Double dispatch

In software engineering, double dispatch is a special form of multiple dispatch, and a mechanism that dispatches a function call to different concrete functions depending on the runtime types of two objects involved in the call. In most object-oriented systems, the concrete function that is called from a function call in the code depends on the dynamic type of a single object and therefore they are known as single dispatch calls, or simply virtual function calls.

Dan Ingalls first described how to use double dispatching in Smalltalk, calling it multiple polymorphism.[1]


The general problem addressed is how to dispatch a message to different methods depending not only on the receiver but also on the arguments.

To that end, systems like CLOS implement multiple dispatch. Double dispatch is another solution that gradually reduces the polymorphism on systems that do not support multiple dispatch.

Use cases

Double dispatch is useful in situations where the choice of computation depends on the runtime types of its arguments. For example, a programmer could use double dispatch in the following situations:

  • Sorting a mixed set of objects: algorithms require that a list of objects be sorted into some canonical order. Deciding if one element comes before another element requires knowledge of both types and possibly some subset of the fields.
  • Adaptive collision algorithms usually require that collisions between different objects be handled in different ways. A typical example is in a game environment where the collision between a spaceship and an asteroid is computed differently from the collision between a spaceship and a spacestation.[2]
  • Painting algorithms that require the intersection points of overlapping sprites to be rendered in a different manner.
  • Personnel management systems may dispatch different types of jobs to different personnel. A schedule algorithm that is given a person object typed as an accountant and a job object typed as engineering rejects the scheduling of that person for that job.
  • Event handling systems that use both the event type and the type of the receptor object in order to call the correct event handling routine.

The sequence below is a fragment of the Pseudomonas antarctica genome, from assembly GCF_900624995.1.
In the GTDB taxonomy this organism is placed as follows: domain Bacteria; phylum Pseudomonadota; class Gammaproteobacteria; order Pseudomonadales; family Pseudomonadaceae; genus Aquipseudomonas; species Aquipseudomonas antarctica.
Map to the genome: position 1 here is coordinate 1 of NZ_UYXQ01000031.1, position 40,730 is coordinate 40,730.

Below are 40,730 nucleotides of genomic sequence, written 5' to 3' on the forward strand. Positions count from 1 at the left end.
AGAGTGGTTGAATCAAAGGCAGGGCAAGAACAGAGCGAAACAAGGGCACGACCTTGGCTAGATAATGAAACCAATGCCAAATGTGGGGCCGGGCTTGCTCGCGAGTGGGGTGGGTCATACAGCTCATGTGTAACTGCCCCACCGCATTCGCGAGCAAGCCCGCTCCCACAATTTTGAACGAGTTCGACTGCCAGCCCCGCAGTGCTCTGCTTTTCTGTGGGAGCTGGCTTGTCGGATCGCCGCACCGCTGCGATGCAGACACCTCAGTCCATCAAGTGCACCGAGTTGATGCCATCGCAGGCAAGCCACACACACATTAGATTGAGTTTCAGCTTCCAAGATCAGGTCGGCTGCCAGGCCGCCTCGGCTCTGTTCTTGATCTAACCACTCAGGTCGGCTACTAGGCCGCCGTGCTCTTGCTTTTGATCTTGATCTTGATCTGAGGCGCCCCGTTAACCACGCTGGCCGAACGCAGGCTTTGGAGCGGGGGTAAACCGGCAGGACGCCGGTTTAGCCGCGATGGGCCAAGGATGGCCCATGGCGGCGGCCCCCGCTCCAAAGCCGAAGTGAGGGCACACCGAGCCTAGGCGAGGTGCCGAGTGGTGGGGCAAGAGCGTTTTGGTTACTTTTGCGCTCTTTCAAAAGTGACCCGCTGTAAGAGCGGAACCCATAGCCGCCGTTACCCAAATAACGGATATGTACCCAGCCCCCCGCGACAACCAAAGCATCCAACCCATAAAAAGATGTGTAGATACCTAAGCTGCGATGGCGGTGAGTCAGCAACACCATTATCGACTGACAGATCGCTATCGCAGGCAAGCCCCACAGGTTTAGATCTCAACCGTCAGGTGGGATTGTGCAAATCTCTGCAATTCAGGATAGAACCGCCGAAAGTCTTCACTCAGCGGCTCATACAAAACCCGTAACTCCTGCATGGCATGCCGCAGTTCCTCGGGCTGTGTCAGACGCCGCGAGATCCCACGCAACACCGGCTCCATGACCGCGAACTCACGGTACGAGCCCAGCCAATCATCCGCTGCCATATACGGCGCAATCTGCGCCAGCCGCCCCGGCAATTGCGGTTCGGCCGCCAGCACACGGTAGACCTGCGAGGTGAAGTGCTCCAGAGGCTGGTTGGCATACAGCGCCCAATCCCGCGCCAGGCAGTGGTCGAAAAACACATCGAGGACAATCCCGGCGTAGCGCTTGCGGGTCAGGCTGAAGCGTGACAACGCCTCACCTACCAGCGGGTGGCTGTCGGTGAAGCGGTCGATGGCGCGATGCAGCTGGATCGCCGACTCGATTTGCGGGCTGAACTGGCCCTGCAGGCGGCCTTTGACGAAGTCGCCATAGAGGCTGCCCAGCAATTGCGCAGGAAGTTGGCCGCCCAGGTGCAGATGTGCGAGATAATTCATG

• Lock and key systems where there are many types of locks and many types of keys and every type of key opens multiple types of locks. Not only do you need to know the types of the objects involved, but the subset of "information about a particular key that are relevant to seeing if a particular key opens a particular lock" is different between different lock types.

A common idiom

The common idiom, as in the examples presented above, is that the selection of the appropriate algorithm is based on the call's argument types at runtime. The call is therefore subject to all the usual additional performance costs that are associated with dynamic resolution of calls, usually more than in a language supporting only single method dispatch. In C++, for example, a dynamic function call is usually resolved by a single offset calculation - which is possible because the compiler knows the location of the function in the object's method table and so can statically calculate the offset. In a language supporting double dispatch, this is slightly more costly, because the compiler must generate code to calculate the method's offset in the method table at runtime, thereby increasing the overall instruction path length (by an amount that is likely to be no more than the total number of calls to the function, which may not be very significant).

Example in Ruby

A common use case is displaying an object on a display port which can be a screen or a printer, or something else entirely that doesn't exist yet. This is a naive implementation of how to deal with those different media.

class Rectangle
  def display_on(port)
    # selects the right code based on the object class
    case port
      when DisplayPort
        # code for displaying on DisplayPort
      when PrinterPort
        # code for displaying on PrinterPort
      when RemotePort
        # code for displaying on RemotePort

The same would need to be written for Oval, Triangle and any other object that wants to display itself on a medium. The problem is that more than one degree of polymorphism exist: one for dispatching the display_on method to an object and another for selecting the right code (or method) for displaying.

A much cleaner and maintainable solution is then to do a second dispatch, this time for selecting the right method for displaying the object on the medium:

class Rectangle
  def display_on(port)
    # second dispatch

class Oval
  def display_on(port)
    # second dispatch

class DisplayPort
  def display_rectangle(object)
    # code for displaying a rectangle on a DisplayPort
  def display_oval(object)
    # code for displaying an oval on a DisplayPort
  # ...

class PrinterPort
  def display_rectangle(object)
    # code for displaying a rectangle on a PrinterPort
  def display_oval(object)
    # code for displaying an oval on a PrinterPort
  # ...

Double dispatch in C++

At first glance, double dispatch appears to be a natural result of function overloading. Function overloading allows the function called to depend on the type of the argument. Function overloading, however, is done at compile time using "name mangling" where the internal name of the function encodes the argument's type. For example, a function foo(int) may internally be called __foo_i and the function foo(double) may be called __foo_d. Thus, there is no name collision, and no virtual table lookup. By contrast, dynamic dispatch is based on the type of the calling object, meaning it uses virtual functions (overriding) instead of function overloading, and does result in a vtable lookup. Consider the following example, written in C++, of collisions in a game: